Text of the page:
What is Skin Cancer?
Skin cancer is the most common type of cancer in the U.S. It occurs in more than a million people each year, including many older people. There are three main types of skin cancer: basal cell carcinoma, squamous cell carcinoma, and melanoma. Of the three, melanoma is the most serious.
The Body's Largest Organ
The skin is the body's largest organ. It has two main layers: the inner layer, called the dermis, and the outer layer, called the epidermis. The dermis contains sweat glands, nerves, hair follicles, and blood vessels. The epidermis forms the protective, waterproof layer of the skin. The very top of the epidermis, which is called the stratum corneum, is made up of dead cells that have moved their way up through the other layers.
The epidermis, or outer layer, is made up of three types of living cells:
- Squamous cells are flat and form the top layer of living cells.
- Basal cells are round and lie directly under squamous cells.
- Melanocytes are specialized skin cells that produce pigment called melanin.
The melanin pigment produced by melanocytes gives skin its color. It also protects the skin from ultraviolet (UV) ray damage from the sun by absorbing and scattering the energy. People with more melanin have darker skin and better protection from UV light. People with lighter skin (less melanin) are more vulnerable to damage from UV light.
How Tumors Form
Normally, cells in the body grow, divide, and produce more cells as needed. But sometimes the process goes wrong -- cells become abnormal and multiply in an uncontrolled way. These extra cells form a mass of tissue, called a growth or tumor. Tumors can be relatively harmless (benign) or cancerous (malignant). A malignant tumor can spread, damage healthy tissue, and make a person ill.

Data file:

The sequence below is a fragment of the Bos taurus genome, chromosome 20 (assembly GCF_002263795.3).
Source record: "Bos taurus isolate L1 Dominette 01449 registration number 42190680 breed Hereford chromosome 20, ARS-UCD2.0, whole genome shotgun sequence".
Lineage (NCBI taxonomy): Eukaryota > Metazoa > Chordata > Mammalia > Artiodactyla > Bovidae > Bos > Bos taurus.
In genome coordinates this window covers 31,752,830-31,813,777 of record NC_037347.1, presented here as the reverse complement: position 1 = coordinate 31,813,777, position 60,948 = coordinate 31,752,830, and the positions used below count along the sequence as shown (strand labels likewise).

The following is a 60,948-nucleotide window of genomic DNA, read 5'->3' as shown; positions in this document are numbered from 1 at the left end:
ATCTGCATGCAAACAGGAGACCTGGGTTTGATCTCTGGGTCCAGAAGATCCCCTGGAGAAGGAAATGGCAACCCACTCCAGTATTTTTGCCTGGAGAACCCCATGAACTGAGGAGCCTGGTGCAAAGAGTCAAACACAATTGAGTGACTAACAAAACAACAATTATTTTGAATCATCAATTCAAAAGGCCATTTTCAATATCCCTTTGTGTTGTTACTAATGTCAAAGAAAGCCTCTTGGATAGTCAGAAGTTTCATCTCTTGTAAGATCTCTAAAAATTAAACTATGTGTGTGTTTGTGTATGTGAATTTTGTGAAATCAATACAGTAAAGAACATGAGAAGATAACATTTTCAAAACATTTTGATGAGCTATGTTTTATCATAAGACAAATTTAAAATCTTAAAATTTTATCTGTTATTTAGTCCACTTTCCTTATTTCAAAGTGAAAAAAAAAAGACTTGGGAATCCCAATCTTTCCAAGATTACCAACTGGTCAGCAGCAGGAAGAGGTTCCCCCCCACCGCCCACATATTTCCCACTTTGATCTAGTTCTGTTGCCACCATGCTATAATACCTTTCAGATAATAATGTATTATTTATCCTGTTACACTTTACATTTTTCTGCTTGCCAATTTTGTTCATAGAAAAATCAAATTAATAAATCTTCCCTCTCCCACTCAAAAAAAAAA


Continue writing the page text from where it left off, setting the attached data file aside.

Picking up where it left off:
Skin cancer occurs when abnormal cells form and multiply in an uncontrolled way in the epidermis, or abnormal cells from the epidermis invade the dermis of the skin. Basal cell carcinoma, squamous cell carcinoma, and melanoma are skin cancers that are named for the epidermal cells from which they develop.
Basal Cell and Squamous Cell Carcinoma
Basal cell and squamous cell carcinomas are very common in both older and younger people and are rarely life-threatening. Melanoma is a less common, yet more serious, type of skin cancer. Basal cell and squamous cell carcinomas are often called non-melanoma skin cancers or keratinocyte cancers.
Melanoma results from the uncontrolled growth of melanocytes and can occur anywhere on the body where melanocytes are located, including the skin, eyes, mouth and gastrointestinal tract.
Men tend to develop melanoma more often on the trunk (the area from the shoulders to the hips) or the head and neck. Women more often develop melanoma on the extremities (arms and legs). Melanoma is found most often in adults, but can occur in children and teenagers.
Melanoma is the most serious and most aggressive (fastest growing) form of skin cancer. An estimated 76,690 new cases of melanoma will be diagnosed in 2013. Because it is difficult to adequately treat melanoma after it has spread, the disease is expected to claim the lives of approximately 9,480 Americans in 2013.
Can Skin Cancer Be Treated?
Most basal cell and squamous cell skin cancers can be cured if found and treated early. Melanoma can often be treated effectively if caught in time.